Monday, May 22, 2006

Lessons in (modest) fashion
Churchgoers walk the runway to show that cute doesn’t have to mean sexy
By Ron Knox
Thursday, May 4, 2006

The models here certainly walked the model walk — strolling down the runway, sashaying, turning their gaze side to side.
But at the Church of Jesus Christ of Latter-day Saints, 3655 W. 10th St., there was not an inch of shoulder flesh, not a hint of thigh.
Here, modesty was the rule.
“It’s helping the girls to be proud to be modest,” Kristie Hansen said, “to realize there’s beauty in modesty.”
Hansen and fellow church leaders put together the Modest Fashion Show at the church Wednesday night, hoping to spur interest in being fashionable without succumbing to the urge to wear what they described as “indecent” clothes.
Halter tops. Midriffs.
Anything that showed more than a girl’s arms and neck.
The whole idea was the brainchild of Michelle Hague, a Young Woman Leader at the Mormon church. To her, it isn’t about young women having a choice while hitting the racks at department stores.
While similar movements around the country have pressured big chain stores to sell less revealing clothing for social reasons — to promote healthy body types, mainly — that wasn’t the point for Hague.
To her, its about doing right religiously.
“We believe their bodies are gifts from God,” Hague said backstage.
Gifts, she said, that should not be on display for everyone to see. Sure, church rules dictate so, but for Hague it’s also about the way the girls may appear to guys.
“They’re giving the idea to the world that they’re that kind of girl,” Hague said.
That kind of girl? Isn’t that the guy’s problem?
Sure, Hague said, but the guys are part of the equation as well. To help keep boys in the church complacent, the girls need to hide the flesh, rather than keep it out for everyone to see.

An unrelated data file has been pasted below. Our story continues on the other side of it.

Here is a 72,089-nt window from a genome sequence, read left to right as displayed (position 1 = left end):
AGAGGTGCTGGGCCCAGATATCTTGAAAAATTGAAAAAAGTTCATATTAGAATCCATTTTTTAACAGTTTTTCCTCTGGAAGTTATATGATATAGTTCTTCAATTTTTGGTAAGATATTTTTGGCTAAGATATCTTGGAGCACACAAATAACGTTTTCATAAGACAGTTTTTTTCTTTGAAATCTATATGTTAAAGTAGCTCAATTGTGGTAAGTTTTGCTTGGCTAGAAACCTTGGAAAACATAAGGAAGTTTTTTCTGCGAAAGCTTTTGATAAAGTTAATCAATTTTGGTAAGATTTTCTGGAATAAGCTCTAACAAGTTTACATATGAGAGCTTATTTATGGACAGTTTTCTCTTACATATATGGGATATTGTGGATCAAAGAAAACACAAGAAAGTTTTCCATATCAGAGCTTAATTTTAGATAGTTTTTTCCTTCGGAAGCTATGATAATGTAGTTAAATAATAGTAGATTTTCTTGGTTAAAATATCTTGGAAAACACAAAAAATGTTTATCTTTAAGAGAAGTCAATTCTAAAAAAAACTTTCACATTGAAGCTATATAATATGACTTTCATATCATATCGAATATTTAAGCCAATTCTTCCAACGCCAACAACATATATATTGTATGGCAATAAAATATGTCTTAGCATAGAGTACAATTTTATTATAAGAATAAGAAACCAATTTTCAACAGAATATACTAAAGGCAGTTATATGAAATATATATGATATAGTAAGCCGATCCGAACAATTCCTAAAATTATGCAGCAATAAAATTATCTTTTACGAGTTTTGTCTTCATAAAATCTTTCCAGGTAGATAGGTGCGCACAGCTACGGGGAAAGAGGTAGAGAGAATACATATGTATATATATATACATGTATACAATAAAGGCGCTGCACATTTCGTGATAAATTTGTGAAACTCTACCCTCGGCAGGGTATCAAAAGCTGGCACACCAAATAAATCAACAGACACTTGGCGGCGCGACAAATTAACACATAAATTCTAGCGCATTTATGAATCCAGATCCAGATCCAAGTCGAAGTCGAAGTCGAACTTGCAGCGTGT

So in the small gymnasium inside the church halls, junior high and high school girls stepped out on the runway wearing clothes that revealed little in the way of flesh.
Which is to say, they wore what many would wear on a stroll down Massachusetts Street — save for some late-night revelers. The majority of the girls wore hoodies and capri khakis, jeans and sandals.
All of this at the direction of church leaders. But the girls, for the most part, seemed to agree with the philosophy that modest meant better.
Liz Beisner, an 18-year-old, hit the modest runway wearing a typical outfit: a pair of jeans, a hooded T-shirt, moccasins.
“We’re just trying to show girls that there are cute things that are modest,” Beisner said.
To her, modest clothing equates to a religious belief. For others, it may be because of body insecurity, a rejection of physical stereotypes, a cold breeze, whatever.
She knows girls are going to wear what they want, she said. But the point is to offer a less revealing choice in clothing, and have girls still feel attractive while wearing them.
Walking along Massachusetts Street with some buddies earlier Wednesday, Alex Swanson, a 15-year-old student at Central Junior High School, said she felt about the same way.
Swanson said that everyone has different tastes in clothes for whatever reasons. She could appreciate that.
“I’d rather have options,” Swanson said.
Swanson’s friend, Akina Kashiwaya, agreed.
“That way,” she said, “you won’t be limited to what people expect either way.”

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